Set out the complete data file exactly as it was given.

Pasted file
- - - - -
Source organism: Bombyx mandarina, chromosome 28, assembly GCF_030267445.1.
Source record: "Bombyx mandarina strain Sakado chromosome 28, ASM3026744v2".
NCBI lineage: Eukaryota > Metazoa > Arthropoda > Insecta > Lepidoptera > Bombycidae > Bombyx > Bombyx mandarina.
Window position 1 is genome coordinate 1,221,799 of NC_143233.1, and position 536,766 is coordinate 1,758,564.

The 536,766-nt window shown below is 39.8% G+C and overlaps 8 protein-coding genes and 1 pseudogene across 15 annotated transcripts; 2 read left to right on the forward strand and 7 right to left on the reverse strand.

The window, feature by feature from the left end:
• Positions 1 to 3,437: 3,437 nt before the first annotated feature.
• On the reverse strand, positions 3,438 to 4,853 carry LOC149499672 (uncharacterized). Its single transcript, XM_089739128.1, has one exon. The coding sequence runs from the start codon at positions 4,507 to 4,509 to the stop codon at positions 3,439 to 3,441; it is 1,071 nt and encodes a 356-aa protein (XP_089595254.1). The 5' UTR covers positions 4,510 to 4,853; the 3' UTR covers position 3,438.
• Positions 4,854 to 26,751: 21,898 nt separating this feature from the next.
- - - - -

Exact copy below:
Source organism: Bombyx mandarina, chromosome 28, assembly GCF_030267445.1.
Source record: "Bombyx mandarina strain Sakado chromosome 28, ASM3026744v2".
NCBI lineage: Eukaryota > Metazoa > Arthropoda > Insecta > Lepidoptera > Bombycidae > Bombyx > Bombyx mandarina.
Window position 1 is genome coordinate 1,221,799 of NC_143233.1, and position 536,766 is coordinate 1,758,564.

The 536,766-nt window shown below is 39.8% G+C and overlaps 8 protein-coding genes and 1 pseudogene across 15 annotated transcripts; 2 read left to right on the forward strand and 7 right to left on the reverse strand.

The window, feature by feature from the left end:
• Positions 1 to 3,437: 3,437 nt before the first annotated feature.
• On the reverse strand, positions 3,438 to 4,853 carry LOC149499672 (uncharacterized). Its single transcript, XM_089739128.1, has one exon. The coding sequence runs from the start codon at positions 4,507 to 4,509 to the stop codon at positions 3,439 to 3,441; it is 1,071 nt and encodes a 356-aa protein (XP_089595254.1). The 5' UTR covers positions 4,510 to 4,853; the 3' UTR covers position 3,438.
• Positions 4,854 to 26,751: 21,898 nt separating this feature from the next.